A second suppressive state (S-SupS) in interferon (IFN) was demonstrated when mice with third-degree burns of approximately 30% of the body surface area (TI-mice) were stimulated in vivo by Staphylococcal enterotoxin A, a gamma IFN inducer. The first suppressive state in IFN production, appearing 3 to 7 days after thermal injury, was mediated by the generation of splenic suppressor macrophages. The S-SupS was demonstrated approximately 3 weeks post thermal injury. It persisted for almost 3 weeks and gradually disappeared by 7 weeks. Spleen cells from mice during the S-SupS produced less IFN in vitro than normal mouse splenic mononuclear cells (MNC) when stimulated with concanavalin A (Con A). Splenic MNC of mice during the S-SupS inhibited IFN production when they were co-cultured with normal mouse splenic MNC in the presence of Con A. Since this suppressor cell activity could not be removed from TI-mice splenic MNC by carbonyl iron treatment, or by a technique of adherence to a plastic surface, it is suggested that two different cell populations which are capable of suppressing the IFN response of TI-mice exist at different time periods following burn injury.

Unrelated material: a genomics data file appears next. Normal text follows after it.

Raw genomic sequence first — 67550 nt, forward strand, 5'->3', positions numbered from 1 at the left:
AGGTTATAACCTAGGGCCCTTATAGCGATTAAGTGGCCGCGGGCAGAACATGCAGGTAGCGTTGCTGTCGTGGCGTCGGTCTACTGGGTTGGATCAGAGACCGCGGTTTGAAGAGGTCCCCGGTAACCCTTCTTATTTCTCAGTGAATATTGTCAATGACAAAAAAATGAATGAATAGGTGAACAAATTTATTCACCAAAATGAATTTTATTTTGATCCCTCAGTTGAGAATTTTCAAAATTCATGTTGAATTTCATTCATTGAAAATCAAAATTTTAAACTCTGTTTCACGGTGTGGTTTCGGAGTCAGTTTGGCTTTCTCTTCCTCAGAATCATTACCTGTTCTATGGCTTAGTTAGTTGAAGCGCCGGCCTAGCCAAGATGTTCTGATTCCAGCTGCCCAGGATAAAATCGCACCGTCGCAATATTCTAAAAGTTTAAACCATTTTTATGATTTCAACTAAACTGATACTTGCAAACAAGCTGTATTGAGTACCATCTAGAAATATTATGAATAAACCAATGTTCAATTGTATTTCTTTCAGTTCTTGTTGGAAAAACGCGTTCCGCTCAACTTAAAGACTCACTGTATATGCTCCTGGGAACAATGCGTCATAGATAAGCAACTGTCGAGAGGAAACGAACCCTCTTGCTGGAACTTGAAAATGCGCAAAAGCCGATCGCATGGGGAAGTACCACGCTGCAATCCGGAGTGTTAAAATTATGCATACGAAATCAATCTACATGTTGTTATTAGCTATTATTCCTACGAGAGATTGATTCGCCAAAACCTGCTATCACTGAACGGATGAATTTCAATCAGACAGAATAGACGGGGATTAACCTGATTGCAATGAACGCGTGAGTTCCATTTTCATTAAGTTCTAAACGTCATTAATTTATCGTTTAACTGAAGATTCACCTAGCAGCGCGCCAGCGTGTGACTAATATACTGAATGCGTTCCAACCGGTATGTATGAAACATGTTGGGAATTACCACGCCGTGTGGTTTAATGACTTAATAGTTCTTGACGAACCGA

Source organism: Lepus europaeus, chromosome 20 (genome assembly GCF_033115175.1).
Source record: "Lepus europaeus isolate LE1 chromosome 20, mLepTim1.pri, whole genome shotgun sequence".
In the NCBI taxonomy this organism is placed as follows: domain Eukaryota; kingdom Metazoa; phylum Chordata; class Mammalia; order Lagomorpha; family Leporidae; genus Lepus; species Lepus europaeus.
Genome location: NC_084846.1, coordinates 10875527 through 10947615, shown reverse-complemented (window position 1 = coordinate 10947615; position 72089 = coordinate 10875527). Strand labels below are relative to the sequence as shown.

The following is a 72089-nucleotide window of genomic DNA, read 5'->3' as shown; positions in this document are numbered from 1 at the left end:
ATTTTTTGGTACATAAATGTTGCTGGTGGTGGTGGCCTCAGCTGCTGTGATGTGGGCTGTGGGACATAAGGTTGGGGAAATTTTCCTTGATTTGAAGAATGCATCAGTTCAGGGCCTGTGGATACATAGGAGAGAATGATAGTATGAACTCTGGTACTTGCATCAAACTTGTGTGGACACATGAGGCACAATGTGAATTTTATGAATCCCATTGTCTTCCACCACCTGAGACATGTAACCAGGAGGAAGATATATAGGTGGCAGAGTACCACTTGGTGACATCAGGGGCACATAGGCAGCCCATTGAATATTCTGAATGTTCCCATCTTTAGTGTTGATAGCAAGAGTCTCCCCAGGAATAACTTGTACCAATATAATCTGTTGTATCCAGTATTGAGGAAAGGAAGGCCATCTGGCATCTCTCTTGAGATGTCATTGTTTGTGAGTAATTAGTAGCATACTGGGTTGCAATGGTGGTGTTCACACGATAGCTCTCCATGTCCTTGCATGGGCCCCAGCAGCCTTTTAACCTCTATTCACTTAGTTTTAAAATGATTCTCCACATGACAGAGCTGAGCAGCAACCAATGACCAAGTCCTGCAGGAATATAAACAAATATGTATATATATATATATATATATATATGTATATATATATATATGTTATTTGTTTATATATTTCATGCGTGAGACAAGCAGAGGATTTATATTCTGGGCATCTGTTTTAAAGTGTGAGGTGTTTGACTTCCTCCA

|Original language||English (US)|
|Number of pages||5|
|Journal||Journal of Trauma|
|State||Published - 1987|
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